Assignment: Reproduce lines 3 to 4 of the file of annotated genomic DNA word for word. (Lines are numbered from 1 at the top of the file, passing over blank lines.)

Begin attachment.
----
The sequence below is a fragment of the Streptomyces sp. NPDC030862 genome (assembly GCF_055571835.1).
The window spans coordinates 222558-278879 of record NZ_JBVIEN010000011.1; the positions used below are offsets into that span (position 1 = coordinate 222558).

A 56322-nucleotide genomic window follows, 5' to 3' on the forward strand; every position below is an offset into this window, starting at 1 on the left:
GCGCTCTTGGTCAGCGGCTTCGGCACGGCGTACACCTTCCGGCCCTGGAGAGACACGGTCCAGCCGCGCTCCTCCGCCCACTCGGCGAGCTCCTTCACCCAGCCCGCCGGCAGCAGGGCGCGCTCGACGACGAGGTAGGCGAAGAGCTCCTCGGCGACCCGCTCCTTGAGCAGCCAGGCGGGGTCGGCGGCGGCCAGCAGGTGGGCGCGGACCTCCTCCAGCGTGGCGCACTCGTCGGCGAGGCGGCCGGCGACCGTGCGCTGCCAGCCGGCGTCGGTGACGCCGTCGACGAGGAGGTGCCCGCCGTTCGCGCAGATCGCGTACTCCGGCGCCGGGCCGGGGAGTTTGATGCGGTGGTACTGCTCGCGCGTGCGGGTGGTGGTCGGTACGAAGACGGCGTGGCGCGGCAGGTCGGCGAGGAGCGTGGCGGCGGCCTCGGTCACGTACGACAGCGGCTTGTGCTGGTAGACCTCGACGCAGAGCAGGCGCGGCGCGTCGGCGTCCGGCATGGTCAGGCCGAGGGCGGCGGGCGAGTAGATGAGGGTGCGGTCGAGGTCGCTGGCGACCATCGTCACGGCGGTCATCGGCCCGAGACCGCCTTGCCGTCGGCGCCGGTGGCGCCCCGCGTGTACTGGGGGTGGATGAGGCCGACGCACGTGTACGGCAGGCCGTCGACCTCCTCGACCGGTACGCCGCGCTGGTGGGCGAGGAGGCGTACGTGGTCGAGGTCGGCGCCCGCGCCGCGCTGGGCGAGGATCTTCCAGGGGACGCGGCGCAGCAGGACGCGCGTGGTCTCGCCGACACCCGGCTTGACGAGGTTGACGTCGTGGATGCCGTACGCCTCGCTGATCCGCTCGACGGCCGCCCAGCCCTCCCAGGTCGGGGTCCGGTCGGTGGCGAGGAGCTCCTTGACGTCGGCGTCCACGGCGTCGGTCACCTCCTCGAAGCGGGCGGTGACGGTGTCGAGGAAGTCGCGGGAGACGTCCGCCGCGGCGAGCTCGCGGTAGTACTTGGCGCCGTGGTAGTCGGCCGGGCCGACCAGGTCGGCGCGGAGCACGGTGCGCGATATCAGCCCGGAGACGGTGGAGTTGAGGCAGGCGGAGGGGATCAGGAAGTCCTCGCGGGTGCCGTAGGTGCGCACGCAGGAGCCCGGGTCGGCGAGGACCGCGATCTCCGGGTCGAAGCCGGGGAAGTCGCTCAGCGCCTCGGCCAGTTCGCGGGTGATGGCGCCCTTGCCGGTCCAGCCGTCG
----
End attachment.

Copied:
A 56322-nucleotide genomic window follows, 5' to 3' on the forward strand; every position below is an offset into this window, starting at 1 on the left:
GCGCTCTTGGTCAGCGGCTTCGGCACGGCGTACACCTTCCGGCCCTGGAGAGACACGGTCCAGCCGCGCTCCTCCGCCCACTCGGCGAGCTCCTTCACCCAGCCCGCCGGCAGCAGGGCGCGCTCGACGACGAGGTAGGCGAAGAGCTCCTCGGCGACCCGCTCCTTGAGCAGCCAGGCGGGGTCGGCGGCGGCCAGCAGGTGGGCGCGGACCTCCTCCAGCGTGGCGCACTCGTCGGCGAGGCGGCCGGCGACCGTGCGCTGCCAGCCGGCGTCGGTGACGCCGTCGACGAGGAGGTGCCCGCCGTTCGCGCAGATCGCGTACTCCGGCGCCGGGCCGGGGAGTTTGATGCGGTGGTACTGCTCGCGCGTGCGGGTGGTGGTCGGTACGAAGACGGCGTGGCGCGGCAGGTCGGCGAGGAGCGTGGCGGCGGCCTCGGTCACGTACGACAGCGGCTTGTGCTGGTAGACCTCGACGCAGAGCAGGCGCGGCGCGTCGGCGTCCGGCATGGTCAGGCCGAGGGCGGCGGGCGAGTAGATGAGGGTGCGGTCGAGGTCGCTGGCGACCATCGTCACGGCGGTCATCGGCCCGAGACCGCCTTGCCGTCGGCGCCGGTGGCGCCCCGCGTGTACTGGGGGTGGATGAGGCCGACGCACGTGTACGGCAGGCCGTCGACCTCCTCGACCGGTACGCCGCGCTGGTGGGCGAGGAGGCGTACGTGGTCGAGGTCGGCGCCCGCGCCGCGCTGGGCGAGGATCTTCCAGGGGACGCGGCGCAGCAGGACGCGCGTGGTCTCGCCGACACCCGGCTTGACGAGGTTGACGTCGTGGATGCCGTACGCCTCGCTGATCCGCTCGACGGCCGCCCAGCCCTCCCAGGTCGGGGTCCGGTCGGTGGCGAGGAGCTCCTTGACGTCGGCGTCCACGGCGTCGGTCACCTCCTCGAAGCGGGCGGTGACGGTGTCGAGGAAGTCGCGGGAGACGTCCGCCGCGGCGAGCTCGCGGTAGTACTTGGCGCCGTGGTAGTCGGCCGGGCCGACCAGGTCGGCGCGGAGCACGGTGCGCGATATCAGCCCGGAGACGGTGGAGTTGAGGCAGGCGGAGGGGATCAGGAAGTCCTCGCGGGTGCCGTAGGTGCGCACGCAGGAGCCCGGGTCGGCGAGGACCGCGATCTCCGGGTCGAAGCCGGGGAAGTCGCTCAGCGCCTCGGCCAGTTCGCGGGTGATGGCGCCCTTGCCGGTCCAGCCGTCG